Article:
Venue
Category
Theory 2014,
University of Cambridge,
4 July 2014.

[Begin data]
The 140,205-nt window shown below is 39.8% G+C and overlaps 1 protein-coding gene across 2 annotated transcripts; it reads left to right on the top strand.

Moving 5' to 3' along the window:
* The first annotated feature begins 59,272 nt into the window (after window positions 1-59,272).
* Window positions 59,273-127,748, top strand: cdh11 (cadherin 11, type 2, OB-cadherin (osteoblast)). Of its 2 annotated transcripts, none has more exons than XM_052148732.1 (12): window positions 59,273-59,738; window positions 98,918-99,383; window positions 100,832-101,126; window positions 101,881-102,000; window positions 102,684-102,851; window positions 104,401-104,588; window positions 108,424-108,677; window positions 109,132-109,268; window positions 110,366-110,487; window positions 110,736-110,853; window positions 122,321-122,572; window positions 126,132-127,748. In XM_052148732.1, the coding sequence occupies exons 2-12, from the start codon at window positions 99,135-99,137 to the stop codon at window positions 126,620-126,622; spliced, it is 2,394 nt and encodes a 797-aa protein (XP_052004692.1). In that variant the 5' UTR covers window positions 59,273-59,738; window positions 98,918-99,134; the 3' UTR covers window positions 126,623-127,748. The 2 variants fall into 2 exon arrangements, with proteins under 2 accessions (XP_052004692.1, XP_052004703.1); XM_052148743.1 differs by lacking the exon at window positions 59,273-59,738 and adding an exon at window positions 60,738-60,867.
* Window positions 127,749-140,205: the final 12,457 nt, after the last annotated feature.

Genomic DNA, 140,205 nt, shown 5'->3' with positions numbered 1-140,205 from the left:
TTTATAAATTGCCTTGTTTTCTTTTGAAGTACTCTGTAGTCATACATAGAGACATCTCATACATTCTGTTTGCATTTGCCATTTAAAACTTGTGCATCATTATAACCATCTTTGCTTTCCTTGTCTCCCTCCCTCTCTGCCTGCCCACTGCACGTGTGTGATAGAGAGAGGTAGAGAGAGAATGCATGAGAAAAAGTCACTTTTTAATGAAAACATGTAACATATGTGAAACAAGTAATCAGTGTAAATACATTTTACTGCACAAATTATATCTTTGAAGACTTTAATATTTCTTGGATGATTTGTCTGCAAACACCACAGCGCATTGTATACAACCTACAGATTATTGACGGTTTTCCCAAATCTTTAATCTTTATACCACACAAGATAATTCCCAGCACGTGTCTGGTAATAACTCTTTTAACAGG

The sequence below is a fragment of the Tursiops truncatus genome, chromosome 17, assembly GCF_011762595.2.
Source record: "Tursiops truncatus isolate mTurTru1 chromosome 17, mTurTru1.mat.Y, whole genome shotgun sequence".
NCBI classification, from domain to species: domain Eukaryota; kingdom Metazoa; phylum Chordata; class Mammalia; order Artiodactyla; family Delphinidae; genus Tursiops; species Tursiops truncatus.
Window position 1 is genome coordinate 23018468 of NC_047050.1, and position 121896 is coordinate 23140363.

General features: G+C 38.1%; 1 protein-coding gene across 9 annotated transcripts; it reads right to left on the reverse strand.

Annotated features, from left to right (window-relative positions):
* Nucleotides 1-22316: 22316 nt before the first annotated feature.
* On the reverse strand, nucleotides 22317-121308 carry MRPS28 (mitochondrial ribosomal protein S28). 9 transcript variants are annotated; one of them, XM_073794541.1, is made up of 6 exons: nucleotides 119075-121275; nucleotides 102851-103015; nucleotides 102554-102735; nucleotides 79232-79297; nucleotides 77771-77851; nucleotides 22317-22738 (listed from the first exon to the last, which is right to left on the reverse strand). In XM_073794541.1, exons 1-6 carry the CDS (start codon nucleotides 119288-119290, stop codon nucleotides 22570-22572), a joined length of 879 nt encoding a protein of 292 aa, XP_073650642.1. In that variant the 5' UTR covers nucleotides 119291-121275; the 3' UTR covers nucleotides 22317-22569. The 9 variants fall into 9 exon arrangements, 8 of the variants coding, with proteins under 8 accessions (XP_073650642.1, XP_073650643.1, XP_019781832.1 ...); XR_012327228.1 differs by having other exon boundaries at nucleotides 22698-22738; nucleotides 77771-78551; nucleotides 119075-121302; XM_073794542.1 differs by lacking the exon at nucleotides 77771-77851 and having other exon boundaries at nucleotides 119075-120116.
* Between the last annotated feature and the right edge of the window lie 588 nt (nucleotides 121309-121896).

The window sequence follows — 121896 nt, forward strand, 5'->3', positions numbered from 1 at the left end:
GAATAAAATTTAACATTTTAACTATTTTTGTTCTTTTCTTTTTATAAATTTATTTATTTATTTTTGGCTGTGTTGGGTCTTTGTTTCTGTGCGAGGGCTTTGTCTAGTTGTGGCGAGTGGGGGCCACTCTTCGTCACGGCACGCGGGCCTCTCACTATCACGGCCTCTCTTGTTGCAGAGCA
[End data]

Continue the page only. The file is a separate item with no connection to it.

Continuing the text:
Abstract Lebesgue integration is a basic, essential component of analysis. Yet most definitions of Lebesgue integrability and integration are rather complicated, typically depending on a series of preliminary definitions. For instance, one of the most popular approaches involves the class of functions that can be expressed as an almost everywhere pointwise limit of an increasing sequence of step functions. Another approach constructs the space of Lebesgueintegrable functions as the completion of the normed vector space of continuous functions; but this depends on already having the definition of integration for continuous functions. So we might wish for a short, direct description of Lebesgue integrability that reflects its fundamental nature. I will present two theorems achieving this. The first characterizes the space L^{1}[0, 1] by a simple universal property, entirely bypassing all the usual preliminary definitions. It tells us that once we accept two concepts — Banach space and the mean of two numbers — then the concept of Lebesgue integrability is inevitable. Moreover, this theorem not only characterizes the Lebesgue integrable functions on [0, 1]; it also characterizes Lebesgue integration of such functions. The second theorem characterizes the functor L^{1} from measure spaces to Banach spaces, again by a simple universal property. Again, the theorem characterizes integration, as well as integrability, of functions on an arbitrary measure space. Slides In this pdf file.